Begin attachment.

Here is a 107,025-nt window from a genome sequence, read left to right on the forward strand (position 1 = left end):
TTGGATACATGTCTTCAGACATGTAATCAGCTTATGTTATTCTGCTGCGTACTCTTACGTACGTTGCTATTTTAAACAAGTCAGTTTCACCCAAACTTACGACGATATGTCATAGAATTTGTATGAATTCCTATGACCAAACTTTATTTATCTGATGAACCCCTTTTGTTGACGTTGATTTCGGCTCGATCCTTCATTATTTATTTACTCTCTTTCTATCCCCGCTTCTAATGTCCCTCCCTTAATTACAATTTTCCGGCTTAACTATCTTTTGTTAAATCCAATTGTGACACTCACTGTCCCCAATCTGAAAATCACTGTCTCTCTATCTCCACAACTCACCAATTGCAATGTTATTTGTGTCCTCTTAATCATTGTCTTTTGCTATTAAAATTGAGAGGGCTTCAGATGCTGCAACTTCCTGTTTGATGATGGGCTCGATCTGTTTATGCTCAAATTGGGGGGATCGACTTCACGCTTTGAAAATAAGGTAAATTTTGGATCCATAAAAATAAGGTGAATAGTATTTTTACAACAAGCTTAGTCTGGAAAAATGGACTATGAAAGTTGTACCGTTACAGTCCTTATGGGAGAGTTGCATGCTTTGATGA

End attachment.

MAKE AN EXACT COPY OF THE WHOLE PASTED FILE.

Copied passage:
Here is a 107,025-nt window from a genome sequence, read left to right on the forward strand (position 1 = left end):
TTGGATACATGTCTTCAGACATGTAATCAGCTTATGTTATTCTGCTGCGTACTCTTACGTACGTTGCTATTTTAAACAAGTCAGTTTCACCCAAACTTACGACGATATGTCATAGAATTTGTATGAATTCCTATGACCAAACTTTATTTATCTGATGAACCCCTTTTGTTGACGTTGATTTCGGCTCGATCCTTCATTATTTATTTACTCTCTTTCTATCCCCGCTTCTAATGTCCCTCCCTTAATTACAATTTTCCGGCTTAACTATCTTTTGTTAAATCCAATTGTGACACTCACTGTCCCCAATCTGAAAATCACTGTCTCTCTATCTCCACAACTCACCAATTGCAATGTTATTTGTGTCCTCTTAATCATTGTCTTTTGCTATTAAAATTGAGAGGGCTTCAGATGCTGCAACTTCCTGTTTGATGATGGGCTCGATCTGTTTATGCTCAAATTGGGGGGATCGACTTCACGCTTTGAAAATAAGGTAAATTTTGGATCCATAAAAATAAGGTGAATAGTATTTTTACAACAAGCTTAGTCTGGAAAAATGGACTATGAAAGTTGTACCGTTACAGTCCTTATGGGAGAGTTGCATGCTTTGATGA